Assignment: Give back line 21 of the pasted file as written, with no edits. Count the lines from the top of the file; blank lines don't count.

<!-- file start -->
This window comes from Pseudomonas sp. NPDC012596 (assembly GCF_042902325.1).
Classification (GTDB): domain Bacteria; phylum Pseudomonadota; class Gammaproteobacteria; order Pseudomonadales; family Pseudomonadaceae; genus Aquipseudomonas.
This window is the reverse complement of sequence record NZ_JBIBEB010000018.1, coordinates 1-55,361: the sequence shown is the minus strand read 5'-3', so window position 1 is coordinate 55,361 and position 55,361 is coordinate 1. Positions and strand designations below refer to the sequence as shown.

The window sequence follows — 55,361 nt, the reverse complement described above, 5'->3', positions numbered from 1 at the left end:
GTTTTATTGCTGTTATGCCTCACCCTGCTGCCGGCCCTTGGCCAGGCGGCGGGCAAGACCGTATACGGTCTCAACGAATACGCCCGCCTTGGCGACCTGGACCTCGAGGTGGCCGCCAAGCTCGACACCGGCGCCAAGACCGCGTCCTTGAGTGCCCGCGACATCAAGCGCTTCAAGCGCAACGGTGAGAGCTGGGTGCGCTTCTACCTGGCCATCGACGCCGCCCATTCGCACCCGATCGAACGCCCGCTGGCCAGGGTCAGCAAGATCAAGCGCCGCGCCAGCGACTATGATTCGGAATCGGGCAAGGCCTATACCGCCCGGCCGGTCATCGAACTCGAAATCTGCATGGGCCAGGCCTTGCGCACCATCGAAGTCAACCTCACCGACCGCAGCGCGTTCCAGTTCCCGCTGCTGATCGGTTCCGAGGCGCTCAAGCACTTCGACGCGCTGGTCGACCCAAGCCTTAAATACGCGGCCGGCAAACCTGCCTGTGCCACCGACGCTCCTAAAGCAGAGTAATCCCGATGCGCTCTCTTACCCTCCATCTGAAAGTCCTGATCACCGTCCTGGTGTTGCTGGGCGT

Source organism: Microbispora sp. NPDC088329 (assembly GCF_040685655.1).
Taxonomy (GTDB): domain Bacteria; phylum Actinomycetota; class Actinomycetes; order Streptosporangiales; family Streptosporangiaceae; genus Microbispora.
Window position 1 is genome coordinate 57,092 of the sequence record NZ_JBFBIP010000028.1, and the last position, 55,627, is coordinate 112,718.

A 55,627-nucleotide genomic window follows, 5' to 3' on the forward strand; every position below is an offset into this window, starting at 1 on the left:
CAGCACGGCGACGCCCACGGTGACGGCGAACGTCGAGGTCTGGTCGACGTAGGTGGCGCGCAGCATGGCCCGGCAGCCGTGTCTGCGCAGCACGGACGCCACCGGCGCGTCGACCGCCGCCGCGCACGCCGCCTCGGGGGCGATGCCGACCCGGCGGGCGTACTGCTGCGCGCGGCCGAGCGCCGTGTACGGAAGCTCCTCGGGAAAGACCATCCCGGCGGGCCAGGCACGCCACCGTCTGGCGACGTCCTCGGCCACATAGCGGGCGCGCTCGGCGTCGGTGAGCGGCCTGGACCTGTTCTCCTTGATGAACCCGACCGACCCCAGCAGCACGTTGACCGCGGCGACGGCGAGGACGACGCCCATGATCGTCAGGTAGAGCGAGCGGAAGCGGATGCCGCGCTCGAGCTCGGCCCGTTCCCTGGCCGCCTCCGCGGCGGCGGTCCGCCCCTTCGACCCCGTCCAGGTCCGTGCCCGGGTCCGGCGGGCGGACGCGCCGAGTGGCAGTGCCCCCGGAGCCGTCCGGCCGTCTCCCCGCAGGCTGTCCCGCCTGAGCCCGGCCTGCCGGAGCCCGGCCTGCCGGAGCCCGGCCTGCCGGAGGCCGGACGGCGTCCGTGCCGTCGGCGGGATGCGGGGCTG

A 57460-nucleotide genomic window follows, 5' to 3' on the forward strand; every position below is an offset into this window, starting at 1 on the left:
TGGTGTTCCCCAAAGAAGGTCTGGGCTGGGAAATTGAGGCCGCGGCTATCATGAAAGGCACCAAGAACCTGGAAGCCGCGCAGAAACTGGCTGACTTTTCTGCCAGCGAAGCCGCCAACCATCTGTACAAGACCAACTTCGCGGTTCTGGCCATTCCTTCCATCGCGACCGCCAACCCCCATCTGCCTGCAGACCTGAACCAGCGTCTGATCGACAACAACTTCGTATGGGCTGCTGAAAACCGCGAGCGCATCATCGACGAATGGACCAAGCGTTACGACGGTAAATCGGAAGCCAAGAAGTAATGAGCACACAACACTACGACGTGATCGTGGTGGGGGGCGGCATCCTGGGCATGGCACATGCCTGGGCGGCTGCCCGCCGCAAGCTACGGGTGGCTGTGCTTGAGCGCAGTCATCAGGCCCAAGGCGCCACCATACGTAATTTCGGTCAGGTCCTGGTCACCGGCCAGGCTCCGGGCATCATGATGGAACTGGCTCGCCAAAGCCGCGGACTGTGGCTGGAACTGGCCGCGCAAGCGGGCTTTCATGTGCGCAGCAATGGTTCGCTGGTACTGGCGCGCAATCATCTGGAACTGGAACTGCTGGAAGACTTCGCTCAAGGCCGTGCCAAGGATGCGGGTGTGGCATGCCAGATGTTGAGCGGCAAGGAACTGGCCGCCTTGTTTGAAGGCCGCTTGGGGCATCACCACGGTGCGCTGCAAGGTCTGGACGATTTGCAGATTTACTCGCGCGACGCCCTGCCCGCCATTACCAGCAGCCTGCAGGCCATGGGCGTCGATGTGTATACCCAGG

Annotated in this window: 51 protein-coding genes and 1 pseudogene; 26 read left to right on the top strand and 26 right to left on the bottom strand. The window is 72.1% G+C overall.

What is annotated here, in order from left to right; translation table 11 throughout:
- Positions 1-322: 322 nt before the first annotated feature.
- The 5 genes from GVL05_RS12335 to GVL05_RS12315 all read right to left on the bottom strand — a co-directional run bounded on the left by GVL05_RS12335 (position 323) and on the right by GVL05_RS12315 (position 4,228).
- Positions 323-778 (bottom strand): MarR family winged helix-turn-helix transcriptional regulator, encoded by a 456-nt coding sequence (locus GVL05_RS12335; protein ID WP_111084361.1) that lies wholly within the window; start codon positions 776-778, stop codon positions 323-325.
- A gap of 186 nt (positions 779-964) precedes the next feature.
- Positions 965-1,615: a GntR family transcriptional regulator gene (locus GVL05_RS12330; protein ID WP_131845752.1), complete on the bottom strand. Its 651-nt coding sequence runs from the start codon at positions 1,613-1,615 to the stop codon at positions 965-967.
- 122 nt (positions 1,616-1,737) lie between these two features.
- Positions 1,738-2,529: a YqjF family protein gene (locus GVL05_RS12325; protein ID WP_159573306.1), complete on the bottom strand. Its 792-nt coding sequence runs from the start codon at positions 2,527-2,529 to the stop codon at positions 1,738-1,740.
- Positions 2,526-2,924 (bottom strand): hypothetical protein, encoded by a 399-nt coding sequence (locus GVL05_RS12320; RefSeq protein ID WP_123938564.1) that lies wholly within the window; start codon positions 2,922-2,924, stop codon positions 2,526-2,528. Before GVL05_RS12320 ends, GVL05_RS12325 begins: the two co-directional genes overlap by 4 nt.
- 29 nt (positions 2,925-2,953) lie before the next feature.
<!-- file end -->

- Positions 1,738-2,529: a YqjF family protein gene (locus GVL05_RS12325; protein ID WP_159573306.1), complete on the bottom strand. Its 792-nt coding sequence runs from the start codon at positions 2,527-2,529 to the stop codon at positions 1,738-1,740.